Stock shots. 1. Lunar eclipse. 2. Train -- seen from the engine. 3. Hostel -- biking and back-packing. 4. Weather station. 5. Pipe organ repairs. 6. Harbour scene and architectural plans for development. [Brentwood Bay?] 7. Log booms. 8. Vehicle inspection station. 9. Beautiful British Columbia Magazine -- building, crates, foreign language issues. 10. Tall ship with four-masts. 11. Mushroom picking. 12. Rock carving -- petroglyphs. 13. "Resolution 13" to Premier W.R. Bennett. 14. Moving a piano. 15. Blessing the fleet [?]. Mass performed at the Inner Harbour. 16. Ticketing cars downtown -- upset meter man. 17. Fox Theatre -- Quadra Theatre [later the Roxy]. 18. Submarine. 19. Good Shepherd animal shelter -- animals. 20. Police and photographer in jewelry store. 21. Scenic cottage. 22. Shipyard -- dry-dock; "Adriatik"; " Pierre Radisson". 23. Submarine interiors -- H.M.S. "Conqueror". 24. Newspaper office -- "The Victorian." 25. People in historical costume -- "Princess Marguerite" [maybe inaugural run?] -- Queen Victoria, Captain Cook, etc. "Princess Marguerite" at sea. 26. Unidentified politician; Clive Jackson. 27. Letter re: "Princess Marguerite". 28. Unidentified politician. 29. Premier Bill Bennett with petition (or some other rolled-up paper).

Douglas Hunter interview

RECORDED: [location unknown], 1962-03-29 SUMMARY: TRACK 1: Dr. Douglas Hunter talks about his family coming to Victoria in 1884, and his grandfather, John Robson, who was editor of the "British Columbian", "Colonist", and "Victoria Colonist", and later Premier. Dr. Hunter discusses his grandfather's life and character; his conflict with Judge Begbie; the island-versus-mainland rivalry; Richard McBride as premier; W.J. Bowser; Colonel Prior; Joe; Martin; and Thomas McInnes. TRACK 2: Dr. Hunter discusses elections in Victoria; early Victoria; the Legislative buildings; the Empress Hotel; ferries; changes in Victoria; confederation debates; s;ports; Lester Patrick; the James Bay Athletic Association, and the future of Victoria.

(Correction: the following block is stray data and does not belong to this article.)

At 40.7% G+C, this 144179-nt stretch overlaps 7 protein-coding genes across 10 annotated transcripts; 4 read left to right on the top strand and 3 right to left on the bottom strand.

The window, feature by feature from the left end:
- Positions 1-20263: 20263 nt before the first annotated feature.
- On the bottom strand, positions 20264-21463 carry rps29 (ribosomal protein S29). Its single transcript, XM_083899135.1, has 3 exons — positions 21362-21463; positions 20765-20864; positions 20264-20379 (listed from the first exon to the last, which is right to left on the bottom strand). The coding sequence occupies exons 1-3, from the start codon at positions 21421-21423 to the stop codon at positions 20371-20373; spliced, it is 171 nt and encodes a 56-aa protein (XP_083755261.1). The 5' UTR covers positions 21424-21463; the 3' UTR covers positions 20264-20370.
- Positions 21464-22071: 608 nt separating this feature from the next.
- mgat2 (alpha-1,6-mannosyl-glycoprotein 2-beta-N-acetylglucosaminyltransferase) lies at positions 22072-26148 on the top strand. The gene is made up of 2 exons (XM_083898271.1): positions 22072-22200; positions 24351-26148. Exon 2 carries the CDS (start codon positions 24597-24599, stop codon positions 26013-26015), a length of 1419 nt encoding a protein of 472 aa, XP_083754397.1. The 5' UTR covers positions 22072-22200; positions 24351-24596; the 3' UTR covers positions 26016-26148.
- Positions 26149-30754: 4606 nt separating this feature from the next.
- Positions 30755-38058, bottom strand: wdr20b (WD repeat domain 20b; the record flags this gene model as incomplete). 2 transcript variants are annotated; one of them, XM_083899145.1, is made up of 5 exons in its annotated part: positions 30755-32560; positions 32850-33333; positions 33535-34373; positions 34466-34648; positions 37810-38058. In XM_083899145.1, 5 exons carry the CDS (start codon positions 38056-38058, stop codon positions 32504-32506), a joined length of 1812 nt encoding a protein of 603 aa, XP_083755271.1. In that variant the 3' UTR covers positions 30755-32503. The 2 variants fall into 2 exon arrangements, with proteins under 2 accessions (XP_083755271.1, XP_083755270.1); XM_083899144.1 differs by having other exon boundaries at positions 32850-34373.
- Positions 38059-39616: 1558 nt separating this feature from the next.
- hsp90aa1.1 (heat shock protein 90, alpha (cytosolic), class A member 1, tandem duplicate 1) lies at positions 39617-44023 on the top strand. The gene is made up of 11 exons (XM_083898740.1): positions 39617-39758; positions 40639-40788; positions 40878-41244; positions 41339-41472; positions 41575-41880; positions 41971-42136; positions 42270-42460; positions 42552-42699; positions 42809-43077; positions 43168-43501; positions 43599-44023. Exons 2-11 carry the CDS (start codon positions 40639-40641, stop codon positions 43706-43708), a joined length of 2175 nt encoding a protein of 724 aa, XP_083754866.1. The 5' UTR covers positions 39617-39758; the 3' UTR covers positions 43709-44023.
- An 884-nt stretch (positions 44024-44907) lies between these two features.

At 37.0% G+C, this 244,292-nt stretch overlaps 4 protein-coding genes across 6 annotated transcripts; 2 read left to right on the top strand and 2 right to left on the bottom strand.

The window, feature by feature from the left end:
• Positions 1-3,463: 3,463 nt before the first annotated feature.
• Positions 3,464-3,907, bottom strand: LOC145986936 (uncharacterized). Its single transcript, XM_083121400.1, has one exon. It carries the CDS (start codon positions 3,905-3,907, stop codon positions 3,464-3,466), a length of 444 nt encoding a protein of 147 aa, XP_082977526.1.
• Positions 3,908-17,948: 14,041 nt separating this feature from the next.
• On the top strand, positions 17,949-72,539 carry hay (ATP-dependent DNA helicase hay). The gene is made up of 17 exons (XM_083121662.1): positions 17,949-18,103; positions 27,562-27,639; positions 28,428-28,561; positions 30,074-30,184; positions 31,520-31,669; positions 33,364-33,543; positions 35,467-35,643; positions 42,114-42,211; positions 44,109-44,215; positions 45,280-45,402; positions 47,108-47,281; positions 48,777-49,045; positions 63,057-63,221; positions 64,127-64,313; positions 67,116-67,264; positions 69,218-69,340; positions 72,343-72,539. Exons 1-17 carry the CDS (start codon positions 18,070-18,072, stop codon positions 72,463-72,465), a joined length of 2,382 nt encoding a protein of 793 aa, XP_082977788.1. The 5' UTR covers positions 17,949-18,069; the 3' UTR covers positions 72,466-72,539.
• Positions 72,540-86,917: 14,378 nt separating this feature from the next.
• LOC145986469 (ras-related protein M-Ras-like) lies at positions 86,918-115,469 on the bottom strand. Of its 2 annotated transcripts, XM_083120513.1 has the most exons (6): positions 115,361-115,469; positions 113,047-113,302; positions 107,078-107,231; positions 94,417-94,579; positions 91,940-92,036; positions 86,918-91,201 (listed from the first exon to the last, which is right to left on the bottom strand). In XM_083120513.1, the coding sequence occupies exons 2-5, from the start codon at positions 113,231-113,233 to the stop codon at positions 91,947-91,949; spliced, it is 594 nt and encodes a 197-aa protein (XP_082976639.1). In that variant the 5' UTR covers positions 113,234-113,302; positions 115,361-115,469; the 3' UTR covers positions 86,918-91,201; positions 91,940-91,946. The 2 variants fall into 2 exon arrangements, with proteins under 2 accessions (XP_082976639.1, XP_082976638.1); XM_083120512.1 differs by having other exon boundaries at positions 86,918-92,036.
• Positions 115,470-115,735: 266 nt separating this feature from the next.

Elizabeth Ruggles Macdonnell interview

SUPPLIED TITLE OF TAPE(S): Journalism in B.C. : interview with Elizabeth Ruggles Macdonnell RECORDED: Vancouver (B.C.), 1981-01-19 SUMMARY: TRACK 1: Elizabeth Ruggles Macdonnell describes her memories of the newspaper business in the inter-war years. Mrs. Macdonnell discusses her career with the Victoria Daily Times: her love of writing; family's disapproval of her work on a newspaper; growing up as a socialite; began as Ken Drury's assistant; writing for the magazine section; being one of the few reporters with some education in journalism; Nancy Hodges; her dislike of the society page; World War II; changing the society page into a report of what women were doing for the war effort; conditions at the Times; newspaper guild. TRACK 2: Mrs. Macdonnell discusses: newspaper union (cont'd); anecdote about holding hands in the park with Jim Nesbitt; interviewing Emily Carr; why she had to retire once she was pregnant. (End of interview)

Irving Strickland interview

SUPPLIED TITLE OF TAPE(S): Journalism in B.C. : interview with Irving Strickland RECORDED: Vancouver (B.C.), 1980-12-10 SUMMARY: TRACK 1: Irving Strickland describes his 56 years with the Victoria newspaper business. Mr. Strickland discusses: starting work as an office boy at the Victoria Daily Times; using Morse Code to transmit Canadian Press stories; becoming Mr. Nicholas' secretary in 1930s; anecdotes about Benny Nicholas, a very colourful character; pay scale of those in the newspaper business at the time; Benny Nicholas' death; Nicholas' car; more Benny Nicholas anecdotes; taking photographs in the 1930s, including some of President Roosevelt's visit. TRACK 2: Mr. Strickland discusses: what happened to the newspaper after Benny Nicholas' death; joining the photography department full-time; Bruce Hutchison; changes when Max Bell bought the Daily Times. Differences between the Times under Nichol, and the Times-Colonist today: effects of union; dreadful local news in today's papers; no competition. (End of interview)